Tuesday, December 02, 2003

OpenCourseWare Revisited

I've spoken before about MIT's OpenCourseWare project, which placed the lectures, assignments, and exams of 500 courses online. I've been delighted by the... openness, I guess, of their gesture - I believe that Good Things come from the free flow of information. (If nothing else, it is simple to show that a restricted flow of information is harmful... look at they way the early Christians solidified their political control by ensuring that only priests knew how to read). MIT seems to be a fount of innovation, so it seemed fitting that this bold step (most academics are notoriously stingy with information) would be undertaken there.

You would think that an enterprise devoted to the 'open source' ideology might use open source tools to promote their venture... but, as with most things, you'd be WRONG. NO COOKIE FOR YOU. Recently Philip Greenspun had some interesting insight into the amount of 'innovation' involved in MIT's project. Greenspun is teaching 'Software Engineering for Internet Applications', a course whose goal he states as "The bottom line: we want one someone who has finished this course to be able to build amazon.com, eBay, or photo.net by him or herself." Apparently the folks from OpenCourseWare gave a lecture to Greenspun's class, from which he shares the following information:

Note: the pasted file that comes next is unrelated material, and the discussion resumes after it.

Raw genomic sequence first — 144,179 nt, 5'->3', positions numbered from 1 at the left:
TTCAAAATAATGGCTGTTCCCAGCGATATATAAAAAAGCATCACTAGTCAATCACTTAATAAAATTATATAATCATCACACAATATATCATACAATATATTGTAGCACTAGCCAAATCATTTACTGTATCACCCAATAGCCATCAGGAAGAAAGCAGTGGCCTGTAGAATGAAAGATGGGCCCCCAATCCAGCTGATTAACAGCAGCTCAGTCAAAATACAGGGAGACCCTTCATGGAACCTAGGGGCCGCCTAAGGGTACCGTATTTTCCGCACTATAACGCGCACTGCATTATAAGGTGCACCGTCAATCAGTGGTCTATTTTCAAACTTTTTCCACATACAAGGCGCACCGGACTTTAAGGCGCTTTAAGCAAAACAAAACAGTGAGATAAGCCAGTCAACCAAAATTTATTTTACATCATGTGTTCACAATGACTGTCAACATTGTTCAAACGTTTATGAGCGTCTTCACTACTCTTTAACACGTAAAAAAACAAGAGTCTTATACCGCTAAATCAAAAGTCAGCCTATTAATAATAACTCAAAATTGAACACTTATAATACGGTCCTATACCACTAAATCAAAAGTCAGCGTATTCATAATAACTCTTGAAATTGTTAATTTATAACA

The more sophisticated portion of ocw.mit.edu is a 100 percent Microsoft show. A student asks the speakers why they chose Microsoft Content Management Server, expecting to hear a story about careful in-house technical evaluation done by people sort of like them. The answer: "We read a Gartner Group report that said the Microsoft system was the simplest to use among the commercial vendors and that open-source toolkits weren't worth considering."

Students began to wake up.

A PowerPoint slide contained the magic word "Delhi". It turns out that most of the content editing and all of the programming work for OpenCourseware was done in India, either by Sapient, MIT's main contractor for the project, or by a handful of Microsoft India employees who helped set up the Content Management Server.

Thus did students who are within months of graduating with their $160,000 computer science degrees learn how modern information systems are actually built, even by institutions that earn much of their revenue from educating American software developers.

I've been basically devastated by the immense gap between what I studied so hard to learn in school (bachelors degree in electrical engineering) and what I actually did in the workplace (mostly fill out paperwork and fight closed-minded empire-building fucktard managers for whom innovation was antimatter). I'm saddened to see that MIT also suffers from the lack of applicability in their curriculum, but I am glad to see that at least one professor there understands the problem.